Montgomery’s release point on the Death Ball is 80.2 inches from the ground, the second-highest vertical release on a curve in baseball (behind his opponent in Game 1, Justin Verlander). Montgomery releases his four-seamer 80.4 inches vertically and his sinker 80.9 inches — and the horizontal release point on all three are within a half-inch of one another. The tunneling effect charms hitters into believing they’re seeing one thing when it’s something else, and it’s what left Álvarez flailing, with five whiffs among the 17 pitches he saw.
When he was around 12 and growing up in South Carolina, Montgomery learned to throw a curve when his father, Jim, helped him wrap duct tape around Coke cans to give them extra weight. Montgomery would try to spin them into a nearby garbage can. Eventually he got the feel for the pitch, rode it to the University of South Carolina and used it to get to the major leagues with the New York Yankees. They traded him to the St. Louis Cardinals last season, and the Cardinals received a bounty from the Rangers in the late-July deal that landed him in Texas.
Upon his arrival, Montgomery didn’t think he’d be the team’s postseason ace, not with the subsequent acquisition of Max Scherzer, plus Nathan Eovaldi pitching like a frontline starter. But Eovaldi got hurt. And Scherzer did, too. And Montgomery found himself not only starting Game 1 of Texas’ wild-card series against Tampa Bay but doing the same against the Astros, whose seventh consecutive ALCS appearance extended the league record.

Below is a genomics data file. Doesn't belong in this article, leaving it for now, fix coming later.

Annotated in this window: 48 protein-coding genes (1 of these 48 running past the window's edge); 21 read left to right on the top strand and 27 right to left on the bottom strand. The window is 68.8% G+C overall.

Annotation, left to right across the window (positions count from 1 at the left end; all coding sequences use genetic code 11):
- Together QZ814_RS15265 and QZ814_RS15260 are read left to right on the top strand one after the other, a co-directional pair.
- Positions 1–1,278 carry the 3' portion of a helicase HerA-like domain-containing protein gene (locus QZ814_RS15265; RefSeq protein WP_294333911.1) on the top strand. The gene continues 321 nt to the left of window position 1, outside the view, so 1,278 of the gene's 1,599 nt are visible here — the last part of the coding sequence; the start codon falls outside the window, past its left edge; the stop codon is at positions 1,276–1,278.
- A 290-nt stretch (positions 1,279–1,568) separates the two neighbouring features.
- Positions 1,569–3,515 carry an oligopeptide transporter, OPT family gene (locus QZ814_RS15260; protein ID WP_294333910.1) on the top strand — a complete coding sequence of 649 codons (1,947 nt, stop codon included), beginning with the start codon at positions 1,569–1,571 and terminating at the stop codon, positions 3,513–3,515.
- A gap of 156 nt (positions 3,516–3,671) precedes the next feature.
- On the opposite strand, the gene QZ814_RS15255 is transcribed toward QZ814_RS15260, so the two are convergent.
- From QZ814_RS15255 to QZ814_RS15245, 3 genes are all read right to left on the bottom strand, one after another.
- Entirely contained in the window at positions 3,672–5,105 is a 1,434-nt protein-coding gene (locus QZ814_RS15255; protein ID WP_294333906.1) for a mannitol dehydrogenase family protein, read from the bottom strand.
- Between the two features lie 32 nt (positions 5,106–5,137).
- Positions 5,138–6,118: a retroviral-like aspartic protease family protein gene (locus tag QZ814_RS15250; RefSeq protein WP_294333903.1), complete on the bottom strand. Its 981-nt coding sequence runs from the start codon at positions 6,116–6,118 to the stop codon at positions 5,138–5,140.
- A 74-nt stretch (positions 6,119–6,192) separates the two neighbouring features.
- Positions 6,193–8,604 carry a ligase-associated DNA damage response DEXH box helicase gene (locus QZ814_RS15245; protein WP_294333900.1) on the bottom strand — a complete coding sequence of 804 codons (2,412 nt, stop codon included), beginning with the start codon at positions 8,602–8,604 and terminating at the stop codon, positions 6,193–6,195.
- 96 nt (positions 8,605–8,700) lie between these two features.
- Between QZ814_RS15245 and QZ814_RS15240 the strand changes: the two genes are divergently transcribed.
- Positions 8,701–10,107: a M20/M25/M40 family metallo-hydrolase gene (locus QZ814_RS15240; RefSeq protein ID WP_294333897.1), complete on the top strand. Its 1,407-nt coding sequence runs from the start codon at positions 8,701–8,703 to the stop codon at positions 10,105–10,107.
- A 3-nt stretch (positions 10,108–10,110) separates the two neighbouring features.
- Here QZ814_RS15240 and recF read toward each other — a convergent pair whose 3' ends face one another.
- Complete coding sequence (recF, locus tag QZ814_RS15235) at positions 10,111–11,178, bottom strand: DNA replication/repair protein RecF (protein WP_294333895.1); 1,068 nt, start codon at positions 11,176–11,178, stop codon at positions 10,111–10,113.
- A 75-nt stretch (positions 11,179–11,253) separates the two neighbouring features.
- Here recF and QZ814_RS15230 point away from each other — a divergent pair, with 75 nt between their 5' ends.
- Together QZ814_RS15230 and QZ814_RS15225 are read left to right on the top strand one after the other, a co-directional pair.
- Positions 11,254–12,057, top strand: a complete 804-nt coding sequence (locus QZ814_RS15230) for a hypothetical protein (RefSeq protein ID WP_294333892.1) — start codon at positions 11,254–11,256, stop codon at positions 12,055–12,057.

Álvarez helped carry the Astros here. The 26-year-old is a dream hitter: powerful but precise. He destroys right-handed pitchers — and crushes lefties, too. His holes are more pin pricks than swiss cheese. Carving him up takes the exactitude of a surgeon.
Dr. Montgomery started in the first with a clear plan: Work Álvarez inside. He started with a low-and-inside sinker that Álvarez fouled off, moved up and in with a sinker Álvarez took for a ball and then pounded three more pitches inside: a curveball Álvarez took for a strike, a sinker he fouled off and a curveball he swung through.
“We know he likes to get extended, and we were going to make him beat us inside, make him a little uncomfortable,” said Rangers catcher Jonah Heim, an All-Star who is widely lauded for his game-calling and framing abilities. “And when he’s kind of squirmy, we try to get him, and the curveball plays. [Montgomery] did an amazing job of execution.”